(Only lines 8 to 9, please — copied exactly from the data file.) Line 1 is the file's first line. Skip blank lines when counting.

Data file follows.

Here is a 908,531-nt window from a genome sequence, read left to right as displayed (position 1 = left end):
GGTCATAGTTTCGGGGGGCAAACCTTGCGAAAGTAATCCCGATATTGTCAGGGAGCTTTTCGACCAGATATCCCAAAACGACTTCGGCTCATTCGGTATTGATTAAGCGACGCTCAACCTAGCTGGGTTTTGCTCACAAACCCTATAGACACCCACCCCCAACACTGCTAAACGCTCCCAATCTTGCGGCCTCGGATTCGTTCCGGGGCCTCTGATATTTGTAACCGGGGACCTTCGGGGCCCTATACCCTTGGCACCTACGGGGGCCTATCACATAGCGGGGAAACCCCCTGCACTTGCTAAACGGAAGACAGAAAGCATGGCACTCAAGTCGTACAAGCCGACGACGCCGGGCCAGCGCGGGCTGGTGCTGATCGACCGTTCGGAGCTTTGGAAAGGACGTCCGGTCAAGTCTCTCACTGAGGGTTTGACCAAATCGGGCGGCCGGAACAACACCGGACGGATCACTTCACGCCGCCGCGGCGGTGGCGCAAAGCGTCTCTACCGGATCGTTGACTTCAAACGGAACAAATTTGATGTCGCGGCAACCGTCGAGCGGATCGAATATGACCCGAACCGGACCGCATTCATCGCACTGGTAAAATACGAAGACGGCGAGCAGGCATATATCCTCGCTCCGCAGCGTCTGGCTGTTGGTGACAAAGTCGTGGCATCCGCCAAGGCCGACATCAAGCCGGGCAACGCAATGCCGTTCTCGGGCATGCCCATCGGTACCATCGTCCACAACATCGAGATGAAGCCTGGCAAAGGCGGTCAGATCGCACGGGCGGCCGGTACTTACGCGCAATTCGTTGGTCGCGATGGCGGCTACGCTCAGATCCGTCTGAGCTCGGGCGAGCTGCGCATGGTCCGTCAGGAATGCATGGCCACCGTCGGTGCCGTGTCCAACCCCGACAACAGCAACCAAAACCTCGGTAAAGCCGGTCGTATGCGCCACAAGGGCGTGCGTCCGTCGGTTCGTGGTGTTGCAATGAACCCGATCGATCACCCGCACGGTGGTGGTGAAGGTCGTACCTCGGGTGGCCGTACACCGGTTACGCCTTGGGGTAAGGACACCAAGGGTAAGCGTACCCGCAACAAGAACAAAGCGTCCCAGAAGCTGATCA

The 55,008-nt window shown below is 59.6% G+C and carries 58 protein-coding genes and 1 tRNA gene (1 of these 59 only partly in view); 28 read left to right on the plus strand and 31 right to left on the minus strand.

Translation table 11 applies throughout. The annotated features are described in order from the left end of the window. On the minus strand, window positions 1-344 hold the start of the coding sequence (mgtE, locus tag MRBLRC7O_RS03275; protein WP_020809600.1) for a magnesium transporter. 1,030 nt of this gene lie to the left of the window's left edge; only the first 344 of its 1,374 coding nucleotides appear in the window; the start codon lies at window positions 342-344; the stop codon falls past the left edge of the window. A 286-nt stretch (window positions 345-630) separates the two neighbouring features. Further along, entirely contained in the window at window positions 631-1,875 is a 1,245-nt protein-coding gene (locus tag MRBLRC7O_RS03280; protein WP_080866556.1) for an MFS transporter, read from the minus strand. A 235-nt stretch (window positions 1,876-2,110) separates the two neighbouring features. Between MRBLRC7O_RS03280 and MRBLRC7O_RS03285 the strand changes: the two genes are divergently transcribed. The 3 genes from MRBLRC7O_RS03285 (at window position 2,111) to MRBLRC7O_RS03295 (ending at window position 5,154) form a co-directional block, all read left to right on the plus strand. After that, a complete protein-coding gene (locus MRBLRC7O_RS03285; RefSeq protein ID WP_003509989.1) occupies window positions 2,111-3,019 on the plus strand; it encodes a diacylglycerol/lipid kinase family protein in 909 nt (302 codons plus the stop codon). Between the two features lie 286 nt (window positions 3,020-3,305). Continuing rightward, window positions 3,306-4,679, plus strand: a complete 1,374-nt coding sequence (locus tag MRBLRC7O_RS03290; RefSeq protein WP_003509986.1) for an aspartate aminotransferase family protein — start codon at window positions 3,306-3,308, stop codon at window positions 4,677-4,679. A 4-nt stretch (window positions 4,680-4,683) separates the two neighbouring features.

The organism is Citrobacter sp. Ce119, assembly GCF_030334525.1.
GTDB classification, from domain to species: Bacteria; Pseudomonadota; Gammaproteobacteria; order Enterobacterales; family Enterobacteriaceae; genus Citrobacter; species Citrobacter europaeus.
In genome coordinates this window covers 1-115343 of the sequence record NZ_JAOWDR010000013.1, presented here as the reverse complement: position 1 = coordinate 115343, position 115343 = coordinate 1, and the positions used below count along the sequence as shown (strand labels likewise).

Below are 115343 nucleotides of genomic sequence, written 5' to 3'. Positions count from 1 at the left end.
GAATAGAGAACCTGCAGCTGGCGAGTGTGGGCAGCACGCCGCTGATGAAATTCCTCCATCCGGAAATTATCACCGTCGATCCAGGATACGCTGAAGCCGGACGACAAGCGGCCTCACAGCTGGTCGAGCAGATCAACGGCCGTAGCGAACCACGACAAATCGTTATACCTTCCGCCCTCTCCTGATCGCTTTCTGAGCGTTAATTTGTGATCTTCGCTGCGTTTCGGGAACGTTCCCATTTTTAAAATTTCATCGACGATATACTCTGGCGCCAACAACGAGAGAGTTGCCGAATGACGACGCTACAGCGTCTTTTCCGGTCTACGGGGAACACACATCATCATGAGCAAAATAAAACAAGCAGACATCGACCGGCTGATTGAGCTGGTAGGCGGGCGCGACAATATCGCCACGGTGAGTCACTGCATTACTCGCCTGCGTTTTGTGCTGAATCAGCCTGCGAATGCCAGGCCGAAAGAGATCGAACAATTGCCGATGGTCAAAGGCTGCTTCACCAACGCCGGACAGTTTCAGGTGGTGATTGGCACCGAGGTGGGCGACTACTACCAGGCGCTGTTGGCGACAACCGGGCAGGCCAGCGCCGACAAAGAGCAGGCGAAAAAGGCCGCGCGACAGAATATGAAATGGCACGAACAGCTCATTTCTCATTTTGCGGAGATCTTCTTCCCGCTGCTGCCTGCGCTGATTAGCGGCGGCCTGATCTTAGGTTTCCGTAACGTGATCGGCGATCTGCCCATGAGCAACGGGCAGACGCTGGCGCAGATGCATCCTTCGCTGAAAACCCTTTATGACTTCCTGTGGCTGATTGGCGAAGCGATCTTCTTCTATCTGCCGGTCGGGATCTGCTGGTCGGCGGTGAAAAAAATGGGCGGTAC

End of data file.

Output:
Below are 115343 nucleotides of genomic sequence, written 5' to 3'. Positions count from 1 at the left end.
GAATAGAGAACCTGCAGCTGGCGAGTGTGGGCAGCACGCCGCTGATGAAATTCCTCCATCCGGAAATTATCACCGTCGATCCAGGATACGCTGAAGCCGGACGACAAGCGGCCTCACAGCTGGTCGAGCAGATCAACGGCCGTAGCGAACCACGACAAATCGTTATACCTTCCGCCCTCTCCTGATCGCTTTCTGAGCGTTAATTTGTGATCTTCGCTGCGTTTCGGGAACGTTCCCATTTTTAAAATTTCATCGACGATATACTCTGGCGCCAACAACGAGAGAGTTGCCGAATGACGACGCTACAGCGTCTTTTCCGGTCTACGGGGAACACACATCATCATGAGCAAAATAAAACAAGCAGACATCGACCGGCTGATTGAGCTGGTAGGCGGGCGCGACAATATCGCCACGGTGAGTCACTGCATTACTCGCCTGCGTTTTGTGCTGAATCAGCCTGCGAATGCCAGGCCGAAAGAGATCGAACAATTGCCGATGGTCAAAGGCTGCTTCACCAACGCCGGACAGTTTCAGGTGGTGATTGGCACCGAGGTGGGCGACTACTACCAGGCGCTGTTGGCGACAACCGGGCAGGCCAGCGCCGACAAAGAGCAGGCGAAAAAGGCCGCGCGACAGAATATGAAATGGCACGAACAGCTCATTTCTCATTTTGCGGAGATCTTCTTCCCGCTGCTGCCTGCGCTGATTAGCGGCGGCCTGATCTTAGGTTTCCGTAACGTGATCGGCGATCTGCCCATGAGCAACGGGCAGACGCTGGCGCAGATGCATCCTTCGCTGAAAACCCTTTATGACTTCCTGTGGCTGATTGGCGAAGCGATCTTCTTCTATCTGCCGGTCGGGATCTGCTGGTCGGCGGTGAAAAAAATGGGCGGTAC